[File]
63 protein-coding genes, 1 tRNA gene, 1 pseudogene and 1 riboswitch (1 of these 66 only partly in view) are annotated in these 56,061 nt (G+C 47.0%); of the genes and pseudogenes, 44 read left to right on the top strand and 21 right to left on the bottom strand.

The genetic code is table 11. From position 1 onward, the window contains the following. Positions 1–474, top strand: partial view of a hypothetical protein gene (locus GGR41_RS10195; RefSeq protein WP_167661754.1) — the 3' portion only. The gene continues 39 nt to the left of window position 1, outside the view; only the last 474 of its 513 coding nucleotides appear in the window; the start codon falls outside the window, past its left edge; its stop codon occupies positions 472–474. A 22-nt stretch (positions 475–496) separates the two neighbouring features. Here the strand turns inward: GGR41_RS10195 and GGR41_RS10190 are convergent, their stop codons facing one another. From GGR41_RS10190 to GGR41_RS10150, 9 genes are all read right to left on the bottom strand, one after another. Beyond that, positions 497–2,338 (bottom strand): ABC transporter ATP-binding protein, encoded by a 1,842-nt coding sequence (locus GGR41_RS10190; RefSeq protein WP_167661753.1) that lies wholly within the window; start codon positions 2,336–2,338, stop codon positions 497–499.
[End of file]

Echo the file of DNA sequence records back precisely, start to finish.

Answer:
63 protein-coding genes, 1 tRNA gene, 1 pseudogene and 1 riboswitch (1 of these 66 only partly in view) are annotated in these 56,061 nt (G+C 47.0%); of the genes and pseudogenes, 44 read left to right on the top strand and 21 right to left on the bottom strand.

The genetic code is table 11. From position 1 onward, the window contains the following. Positions 1–474, top strand: partial view of a hypothetical protein gene (locus GGR41_RS10195; RefSeq protein WP_167661754.1) — the 3' portion only. The gene continues 39 nt to the left of window position 1, outside the view; only the last 474 of its 513 coding nucleotides appear in the window; the start codon falls outside the window, past its left edge; its stop codon occupies positions 472–474. A 22-nt stretch (positions 475–496) separates the two neighbouring features. Here the strand turns inward: GGR41_RS10195 and GGR41_RS10190 are convergent, their stop codons facing one another. From GGR41_RS10190 to GGR41_RS10150, 9 genes are all read right to left on the bottom strand, one after another. Beyond that, positions 497–2,338 (bottom strand): ABC transporter ATP-binding protein, encoded by a 1,842-nt coding sequence (locus GGR41_RS10190; RefSeq protein WP_167661753.1) that lies wholly within the window; start codon positions 2,336–2,338, stop codon positions 497–499.